Add 1/2 teaspoon to hot water to make moringa tea. Otherwise, add to other hot beverages, smoothies, etc.
Maca root is a relative of the cruciferous veggie family which includes broccoli, cabbage, etc. The nutrient-rich root has been consumed in regions of the Andes Mountains for thousands of years for its energy-boosting, libido-enhancing and hormone-balancing benefits. As an adaptogen, maca can help restore endocrine health. For women, it is often used in treatment of PMS, menopause and rebuilding hormones post-Pill. For men, maca has been shown to have positive effects on male fertility by improving sperm production. You can find maca powder in the raw form or gelatinized. Raw is higher in enzymes and nutrients while gelatinized (cooked) is easier to digest.
There is no particular recommended serving size, however, you can start with 1 teaspoon of powder daily and work your way up to a couple tablespoons, spread throughout the day. I like adding a spoonful of maca powder to my morning smoothies.
Pearl is exactly what you think it is–powder made from finely ground pearls. Loaded with enzymes, amino acids and essential minerals, pearl is a beautifying and anti-aging antioxidant powerhouse that helps nourish skin, hair and nails for an overall glow.
Add 1/2 teaspoon of powder to water, tea, smoothies, etc.
Mucuna Pruriens is an Ayurvedic “building” herb used to balance the nervous, reproductive and digestive systems. As a good source of L-dopa which is the precursor to the neurotransmitter dopamine, mucuna pruriens elevates mood and focus while keeping you calm during your busy day. This herb is revered as one of the best reproductive tonics for men and women as it supports normal fertility, healthy sperm and ova and bolsters libido. Mucuna pruriens can also help foster healthy digestive function and proper elimination.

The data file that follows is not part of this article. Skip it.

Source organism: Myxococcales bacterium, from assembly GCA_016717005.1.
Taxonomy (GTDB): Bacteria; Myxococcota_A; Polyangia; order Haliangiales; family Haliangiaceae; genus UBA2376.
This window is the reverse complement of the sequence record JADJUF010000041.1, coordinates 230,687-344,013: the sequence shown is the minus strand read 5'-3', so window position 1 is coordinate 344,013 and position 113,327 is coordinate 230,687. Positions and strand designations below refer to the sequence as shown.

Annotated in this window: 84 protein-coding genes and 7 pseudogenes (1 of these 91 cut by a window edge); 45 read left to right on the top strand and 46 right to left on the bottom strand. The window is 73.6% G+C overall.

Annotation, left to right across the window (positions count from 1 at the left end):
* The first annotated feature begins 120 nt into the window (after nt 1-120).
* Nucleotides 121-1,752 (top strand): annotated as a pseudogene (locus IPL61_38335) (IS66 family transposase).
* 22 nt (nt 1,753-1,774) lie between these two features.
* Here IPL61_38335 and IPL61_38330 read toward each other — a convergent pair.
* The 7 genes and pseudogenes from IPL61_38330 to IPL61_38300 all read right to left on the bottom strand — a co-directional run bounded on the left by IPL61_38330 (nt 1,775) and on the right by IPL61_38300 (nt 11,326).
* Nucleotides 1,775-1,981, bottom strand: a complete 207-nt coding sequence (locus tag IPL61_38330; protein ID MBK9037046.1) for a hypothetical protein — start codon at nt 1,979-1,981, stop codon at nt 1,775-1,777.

Add 1/2 teaspoon of Mucuna Pruriens to water, tea, nut milk latte, smoothies, etc. It has a mild caramel flavor!
Schisandra berry improves liver function and digestive health making it a wonderful tool for gentle daily detoxification. Due to it anti-inflammatory benefits, schisandra is considered a beauty tonic, bringing suppleness to the skin and shine to the hair. This health-promoting berry increases energy, promotes mental clarity and heightens concentration. It is also famous for increasing sexual function and stamina.
Add 1/2 to 1 teaspoon of schisandra powder to water, tea or smoothies.
Common in many TCM herbal formulations, astragalus is prized as an immunomodulator, meaning that it helps make the immune system more effective without causing it to become overactive. Astragalus fights inflammation and free radical damage. Its anti-aging and circulation-boosting capabilities make astragalus excellent for skin health. With high levels of antioxidants, studies have also shown its ability to protect the cardiovascular system by preventing arterial plaque build up, reducing blood pressure and triglycerides.
Add 1/2 teaspoon of astragalus to water, tea or soup.
Known in Ayurveda as the “Destroyer of Weakness,” Shilajit is touted as the best carrier of energy and nutrition into the human body. It is a black, tar-like goo, that exudes out of deep fissures in the rocks of the Himalayas. This unique, mineral-rich substance is loaded nutrients such as trace minerals, electrolytes, fatty acids, silica, probiotics and prebiotics. These nutrients improve gut health, boost digestion and detoxification, lower inflammation, fight free radical damage, improve energy levels and repair the skin. Shilajit rejuvenates the entire body through its ability to increase parasympathetic activity which is the “rest and digest” nervous system that fights stress and helps us rebuild and repair.
Tulsi (Holy Basil)
Called the “Queen of Herbs” in Ayurveda, tulsi is one of nature’s most powerful and sacred herbal medicines. Tulsi is also known as Holy Basil and can heal the skin both internally and externally. It supports the health of beneficial microbes in the gut and can be used as a natural acne treatment. Tulsi is famous for supporting respiratory health as it helps to provide relief from congestion by encouraging expectoration of mucus from the lungs and respiratory tract. It also has the ability to regulate blood sugar and increase cognitive function.
For me, a cup of Organic India tulsi tea is the perfect way to get through that mid-afternoon slump without sugar cravings or brain fog!
There are a handful of adaptogenic mushrooms that have pretty incredible health benefits, including cordyceps, reishi, shiitake, chaga, lion’s mane and turkey tail. To learn more, check out this post all about medicinal mushrooms.3